The Fed was signed into law today 100 years ago, December 23, 1913 by President Franklin Roosevelt. It was not the first attempt at a national bank, there were a few before it, never lasting long. People were afraid to put that much power in the hands of bankers. The currency back then was loosely backed by gold and silver, at one point before central banking local banks used to issue their own currency representing the gold in its reserves. During bad years there would be times where everyone would want to take their money out causing widespread panic and recession. The reasoning behind the Fed was to standardize the banking industry and try to make the economy smoother and more predictable.

What actually happened was that no one really had a good idea of the policies needed to effectively run an economy. Congress was given a blank check do whatever they wanted. The central bank made it much easier for the world to do things like go to war because of the blank check given to it by the Fed. By sheer coincidence, it was decided that an income tax was needed to support this new governmental power of the checkbook, so also in 1913 the 16th amendment was passed. This is the amendment giving congress the power to collect income taxes on individuals and corporations.

After WW1, the Fed basically stopped using gold as the standard for monetary policy and started selling the debt from the government called government bonds to banks on the open market. This was called “open market operations”, and was used all during the 1920’s to keep the economy rolling, until it crashed in 1929. The great depression was cause directly from the fiscal policies of the Fed, not by crazy unregulated Wall Street and banking industry like they teach you at school. The policies of Fed caused the great depression, and made it worse, and the policies of the government made it much worse. Probably what happened is that the people running the Fed did not really have a good idea of how to fix things, so what they did compounded the problems.

The first major reform as a result of the great depression was the Glass-Steagall act. This separated commercial banks and investment banks. It also created the FDIC, and made the Fed in charge of making sure that open market holding companies were adhering to the standards set by the act. Also President Roosevelt made it illegal to own gold and silver and banks getting loans from the Fed had to use government securities as collateral. This action was the second time that we were taken off the gold standard and was designed to be temporary. In 1933 congress passed the gold reserve act, fixing the price of gold and making it attractive for foreign countries to trade gold for American dollars so they could use dollars to pay off their war debt. America amassed a massive amount of gold because of this and most of our money was being kept overseas.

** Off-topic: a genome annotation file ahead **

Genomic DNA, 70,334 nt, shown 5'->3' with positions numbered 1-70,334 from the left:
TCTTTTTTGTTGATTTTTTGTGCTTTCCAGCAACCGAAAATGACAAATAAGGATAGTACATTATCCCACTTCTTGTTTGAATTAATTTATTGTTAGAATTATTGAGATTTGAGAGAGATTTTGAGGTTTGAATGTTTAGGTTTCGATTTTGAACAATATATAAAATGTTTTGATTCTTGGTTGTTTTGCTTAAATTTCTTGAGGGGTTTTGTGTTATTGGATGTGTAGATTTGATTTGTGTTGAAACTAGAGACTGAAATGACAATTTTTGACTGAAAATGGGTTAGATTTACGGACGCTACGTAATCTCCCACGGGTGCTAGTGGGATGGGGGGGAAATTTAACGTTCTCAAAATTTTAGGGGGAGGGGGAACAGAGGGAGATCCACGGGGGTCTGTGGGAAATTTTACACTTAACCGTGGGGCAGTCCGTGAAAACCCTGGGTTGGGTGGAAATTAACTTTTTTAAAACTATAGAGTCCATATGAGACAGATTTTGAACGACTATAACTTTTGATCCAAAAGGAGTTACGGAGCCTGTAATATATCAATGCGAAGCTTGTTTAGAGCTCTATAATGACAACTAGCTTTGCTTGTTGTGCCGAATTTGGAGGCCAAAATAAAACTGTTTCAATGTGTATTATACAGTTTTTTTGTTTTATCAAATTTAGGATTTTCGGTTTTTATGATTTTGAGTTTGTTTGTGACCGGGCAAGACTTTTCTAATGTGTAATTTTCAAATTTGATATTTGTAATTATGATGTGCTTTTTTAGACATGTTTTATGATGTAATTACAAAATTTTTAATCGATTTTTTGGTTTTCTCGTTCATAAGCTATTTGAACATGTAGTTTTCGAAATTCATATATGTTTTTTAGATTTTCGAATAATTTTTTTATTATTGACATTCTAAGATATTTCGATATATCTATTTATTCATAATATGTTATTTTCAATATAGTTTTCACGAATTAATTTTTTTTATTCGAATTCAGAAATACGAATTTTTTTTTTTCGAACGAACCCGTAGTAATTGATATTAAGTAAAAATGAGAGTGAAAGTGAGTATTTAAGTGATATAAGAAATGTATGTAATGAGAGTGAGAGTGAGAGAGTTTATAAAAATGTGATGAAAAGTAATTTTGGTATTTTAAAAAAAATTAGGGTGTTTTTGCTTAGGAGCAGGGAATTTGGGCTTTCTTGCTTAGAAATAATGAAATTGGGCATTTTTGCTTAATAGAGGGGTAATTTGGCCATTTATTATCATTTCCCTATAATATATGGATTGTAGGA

After WWII, the Fed’s monetary policy was creating a problem for the rest of the world so the old monetary system was scrapped and a new monetary system was created called Bretton Woods system. This basically made the US dollar the standard currency that every other countries currency was based on. The US dollar was still indirectly based on the gold standard, but the rest of the world was on the US dollar standard. This didn’t last long, and less than 30 years later they were scrambling for the 3rd monetary system for the world.

In 1971 under President Nixon, we went off the gold standard officially and completely. The US dollar was now called a “fiat currency”. This means it is not backed by anything other than the power of the government. It also means the Fed could start expanding the money supply at their leisure. Up to that point the money supply grew at an overall even way, but now all bets were off. In 1959 there was 300 billion dollars in circulation, by 2006 it had climbed to almost 12 trillion. In the 100 years since the Fed was instituted, the dollar has lost 95% of its value.

Eventually, like all fiat currencies, the dollar will fail. We are starting to see the signs all over the world. Russia’s currency is on the verge of collapse, many European countries are close to collapse and the American dollar is close to collapse. In short, there is very little or no evidence that having the Fed has improved our economic situation at all. At the same time, no one can say we would be better without ever starting the Fed, but in comparing the goals of the Fed to the outcomes in those areas, they have failed to live up the their promise. At best we need to have the power to do a full audit on the Fed at scheduled intervals, at worst we should scrap the whole system and start over. It probably wouldn’t be as scary as it sounds.

Where Money Comes From, Part 1

I decided to use the holiday season while news is slow and people are out spending money to write a little bit about our money and where it comes from. I will be talking mainly about the Federal Reserve, what it does, how it interacts with the government and why it is important for people to know something about it. This is not a fun topic. I do my best to write in a way that people who don’t really pay attention to politics can understand and enjoy. This is going to be a stiff test, so I ask that if you are one of those people to try and stick it out. I am not an expert in any way on anything I talk about, (so far). I am not an economist or a political scientist but I do, however, enjoy learning things and understanding how the world we live in works, so I write this blog as a way to organize my thoughts. This topic is going to take more than one blog, so I think I will break it up into a few parts.